Improving Working Memory with Video Games

Recognizing When and How your Child Practices Working Memory with Technology

Posted on July 23, 2012 by Dr. Randy Kulman | 1 Comment

The following case study is an example of the ways that video games can exercise Working Memory skills. The story itself is a variation of one or more patients I have worked with during my years in private practice. Names, places, and other identifying details have been altered or removed.

Johnny, a nine-year-old 3rd grader, is playing one of his favorite fighting games, Marvel vs Capcom. In this game Johnny encounters a variety of opponents, each of whom fights using a different array of skills.

As you watch Johnny, you notice that he flexibly applies one set of punches, kicks, and other maneuvers to a very hulking and powerful opponent but applies another set of skills to defeat a far quicker, more canny opponent. Beyond displaying signs of flexibility in his approach, Johnny seems to know exactly what to do, what moves to make, what his opponents strengths are, and how to use his controller to defeat each of these opponents.

In this respect, Johnny is clearly using a number of memory skills. These are not what psychologists call simple registration, or short-term memory skills, where Johnny is remembering something he’s just learned. Nor are they necessarily solely the function of long-term memory, where Johnny is retrieving information from his stores of past knowledge. He is also applying Working Memory skills, which means that he needs to remember what to do as he is doing it, and apply his memory as the conditions change for each opponent.

In other words, he must recall his opponent’s previous attacks and be aware of the specific demands he is facing, while simultaneously recalling his own special moves and attacks, which require him to remember specific directional inputs and complicated button combinations.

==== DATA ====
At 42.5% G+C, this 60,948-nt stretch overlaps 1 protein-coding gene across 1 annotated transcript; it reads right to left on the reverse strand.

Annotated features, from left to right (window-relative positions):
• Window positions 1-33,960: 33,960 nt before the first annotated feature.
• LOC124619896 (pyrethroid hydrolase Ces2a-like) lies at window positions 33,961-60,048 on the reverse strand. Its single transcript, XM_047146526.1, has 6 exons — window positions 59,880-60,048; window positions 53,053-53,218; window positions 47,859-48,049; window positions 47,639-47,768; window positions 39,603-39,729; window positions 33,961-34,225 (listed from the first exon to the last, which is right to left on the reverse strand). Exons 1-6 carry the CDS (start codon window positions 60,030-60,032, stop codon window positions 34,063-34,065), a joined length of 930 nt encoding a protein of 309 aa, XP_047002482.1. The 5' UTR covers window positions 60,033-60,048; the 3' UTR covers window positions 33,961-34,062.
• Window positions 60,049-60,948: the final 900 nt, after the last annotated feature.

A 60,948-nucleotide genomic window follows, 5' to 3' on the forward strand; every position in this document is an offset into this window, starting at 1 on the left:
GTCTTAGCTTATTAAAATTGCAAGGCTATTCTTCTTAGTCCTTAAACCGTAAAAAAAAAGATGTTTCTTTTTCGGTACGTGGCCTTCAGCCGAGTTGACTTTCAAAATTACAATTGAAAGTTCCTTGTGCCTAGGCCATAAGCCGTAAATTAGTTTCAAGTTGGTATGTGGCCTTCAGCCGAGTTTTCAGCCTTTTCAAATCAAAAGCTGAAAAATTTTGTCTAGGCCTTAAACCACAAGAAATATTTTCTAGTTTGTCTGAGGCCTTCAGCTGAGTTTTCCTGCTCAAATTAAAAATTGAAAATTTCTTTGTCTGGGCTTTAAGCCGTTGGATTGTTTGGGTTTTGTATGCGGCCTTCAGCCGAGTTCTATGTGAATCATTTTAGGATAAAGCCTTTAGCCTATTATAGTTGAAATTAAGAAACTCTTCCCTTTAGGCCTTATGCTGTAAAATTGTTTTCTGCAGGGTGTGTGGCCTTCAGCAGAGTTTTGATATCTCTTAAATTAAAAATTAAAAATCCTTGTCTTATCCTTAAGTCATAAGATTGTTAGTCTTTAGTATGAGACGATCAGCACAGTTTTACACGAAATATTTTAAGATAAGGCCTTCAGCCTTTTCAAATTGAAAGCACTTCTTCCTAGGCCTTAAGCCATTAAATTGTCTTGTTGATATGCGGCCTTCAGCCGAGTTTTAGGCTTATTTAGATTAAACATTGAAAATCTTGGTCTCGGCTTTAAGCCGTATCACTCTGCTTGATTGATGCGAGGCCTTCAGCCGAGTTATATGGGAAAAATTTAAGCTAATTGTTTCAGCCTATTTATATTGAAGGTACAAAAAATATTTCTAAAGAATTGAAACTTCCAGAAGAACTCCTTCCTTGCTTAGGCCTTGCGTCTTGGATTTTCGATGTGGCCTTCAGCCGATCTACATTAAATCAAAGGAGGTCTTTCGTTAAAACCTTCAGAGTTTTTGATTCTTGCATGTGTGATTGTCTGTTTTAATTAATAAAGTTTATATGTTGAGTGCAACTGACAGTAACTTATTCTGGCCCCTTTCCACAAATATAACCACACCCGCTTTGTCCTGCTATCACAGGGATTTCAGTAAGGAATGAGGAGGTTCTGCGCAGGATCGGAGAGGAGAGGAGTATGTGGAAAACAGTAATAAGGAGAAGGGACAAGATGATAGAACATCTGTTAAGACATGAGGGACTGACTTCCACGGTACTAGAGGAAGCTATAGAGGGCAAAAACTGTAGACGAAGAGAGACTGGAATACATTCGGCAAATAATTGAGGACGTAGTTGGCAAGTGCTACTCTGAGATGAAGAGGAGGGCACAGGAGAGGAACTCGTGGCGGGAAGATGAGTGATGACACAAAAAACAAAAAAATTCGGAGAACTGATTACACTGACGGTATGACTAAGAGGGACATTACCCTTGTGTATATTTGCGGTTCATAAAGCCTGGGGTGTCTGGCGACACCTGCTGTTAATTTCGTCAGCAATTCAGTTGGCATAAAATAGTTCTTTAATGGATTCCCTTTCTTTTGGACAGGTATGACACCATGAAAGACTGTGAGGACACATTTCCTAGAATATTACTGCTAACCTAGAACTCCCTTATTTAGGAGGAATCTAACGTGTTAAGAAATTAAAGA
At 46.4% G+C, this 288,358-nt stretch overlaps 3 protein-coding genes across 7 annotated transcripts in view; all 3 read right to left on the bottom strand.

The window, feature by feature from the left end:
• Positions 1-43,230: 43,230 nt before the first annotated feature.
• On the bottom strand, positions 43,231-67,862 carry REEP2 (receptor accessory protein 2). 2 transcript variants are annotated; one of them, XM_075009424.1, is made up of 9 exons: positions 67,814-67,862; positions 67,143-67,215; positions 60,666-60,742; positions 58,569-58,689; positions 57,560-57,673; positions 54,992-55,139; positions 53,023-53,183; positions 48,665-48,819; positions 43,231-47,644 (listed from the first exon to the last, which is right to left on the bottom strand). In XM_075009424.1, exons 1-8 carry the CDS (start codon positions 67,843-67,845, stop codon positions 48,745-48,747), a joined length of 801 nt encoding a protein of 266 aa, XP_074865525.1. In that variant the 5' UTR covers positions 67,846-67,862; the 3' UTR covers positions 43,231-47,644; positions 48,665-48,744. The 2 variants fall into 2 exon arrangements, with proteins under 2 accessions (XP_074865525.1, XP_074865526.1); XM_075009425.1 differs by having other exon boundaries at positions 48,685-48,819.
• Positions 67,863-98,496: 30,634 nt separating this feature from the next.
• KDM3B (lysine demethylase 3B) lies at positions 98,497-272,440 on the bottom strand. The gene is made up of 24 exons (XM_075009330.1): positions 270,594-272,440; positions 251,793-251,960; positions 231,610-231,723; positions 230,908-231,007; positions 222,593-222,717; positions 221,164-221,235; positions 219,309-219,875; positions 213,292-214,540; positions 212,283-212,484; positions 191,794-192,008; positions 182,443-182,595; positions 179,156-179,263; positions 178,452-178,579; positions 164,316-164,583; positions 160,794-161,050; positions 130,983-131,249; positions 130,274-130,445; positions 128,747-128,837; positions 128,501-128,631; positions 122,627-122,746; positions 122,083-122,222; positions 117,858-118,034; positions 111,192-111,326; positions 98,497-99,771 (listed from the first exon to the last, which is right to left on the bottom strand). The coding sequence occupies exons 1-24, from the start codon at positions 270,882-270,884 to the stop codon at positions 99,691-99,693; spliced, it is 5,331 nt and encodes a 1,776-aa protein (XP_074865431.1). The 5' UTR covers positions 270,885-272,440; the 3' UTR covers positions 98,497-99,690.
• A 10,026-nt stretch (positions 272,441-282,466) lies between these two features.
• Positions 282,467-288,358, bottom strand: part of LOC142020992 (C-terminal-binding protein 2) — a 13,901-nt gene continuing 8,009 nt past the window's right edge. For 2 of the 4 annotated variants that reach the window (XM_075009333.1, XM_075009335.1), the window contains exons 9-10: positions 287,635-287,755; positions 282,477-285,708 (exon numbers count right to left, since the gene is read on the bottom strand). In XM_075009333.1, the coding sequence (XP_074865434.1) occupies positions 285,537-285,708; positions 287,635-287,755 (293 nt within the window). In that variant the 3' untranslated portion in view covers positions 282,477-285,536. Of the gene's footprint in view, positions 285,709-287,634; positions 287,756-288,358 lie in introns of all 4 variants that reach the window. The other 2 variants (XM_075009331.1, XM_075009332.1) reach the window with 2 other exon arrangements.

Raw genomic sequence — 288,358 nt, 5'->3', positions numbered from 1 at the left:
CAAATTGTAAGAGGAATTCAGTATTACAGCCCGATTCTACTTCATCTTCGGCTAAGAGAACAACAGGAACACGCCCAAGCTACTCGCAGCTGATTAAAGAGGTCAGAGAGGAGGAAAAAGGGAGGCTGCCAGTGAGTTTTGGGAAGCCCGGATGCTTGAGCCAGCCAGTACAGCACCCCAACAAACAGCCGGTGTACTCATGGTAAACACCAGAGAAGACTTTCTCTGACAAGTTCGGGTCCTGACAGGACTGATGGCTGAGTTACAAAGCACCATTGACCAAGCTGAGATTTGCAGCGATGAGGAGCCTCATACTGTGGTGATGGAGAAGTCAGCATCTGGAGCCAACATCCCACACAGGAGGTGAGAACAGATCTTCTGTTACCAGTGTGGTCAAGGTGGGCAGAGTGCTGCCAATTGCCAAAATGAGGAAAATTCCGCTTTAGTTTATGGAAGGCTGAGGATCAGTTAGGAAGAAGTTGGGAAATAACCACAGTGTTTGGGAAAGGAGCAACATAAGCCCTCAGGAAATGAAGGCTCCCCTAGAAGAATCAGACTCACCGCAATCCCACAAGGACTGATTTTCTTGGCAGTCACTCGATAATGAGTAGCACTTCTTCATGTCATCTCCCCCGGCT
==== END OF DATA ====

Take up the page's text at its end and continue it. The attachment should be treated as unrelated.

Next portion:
There is compelling evidence that video game training, that stretches the demands made upon Working Memory, can be helpful in many situations outside of the game. This research suggests that a highly structured protocol of working memory games applied intensively over a long period of time can stretch and permanently improve memory skills. There is certainly reason to believe that the efforts demonstrated by Johnny and his continued reliance on his working memory skills, will prove to be beneficial for him in the future.





One appropriate analogy to working memory training is weight training. If you want to see the benefits of weight training you can’t just join the gym. You need to be aware of when and how your training will help you. Then, you need to choose the best exercises to achieve your goals, go everyday, continue to increase the number of repetitions and amounts you lift, and continue to exercise regularly. If you want video games to improve your child’s Working Memory skills, you need to select games that practice these skills (or use a program such as Cogmed Working Memory), play them regularly, and play harder and harder games that stretch your working memory capacities. To maintain these skills, find real-world opportunities to practice Working Memory such as completing math word problems, playing Sudoku, or following complicated sets of directions.



One Response to Improving Working Memory with Video Games

  1. John Fechtman says:

    Interested on purchasing video games for grandchild in following areas: verbal skills and self control.

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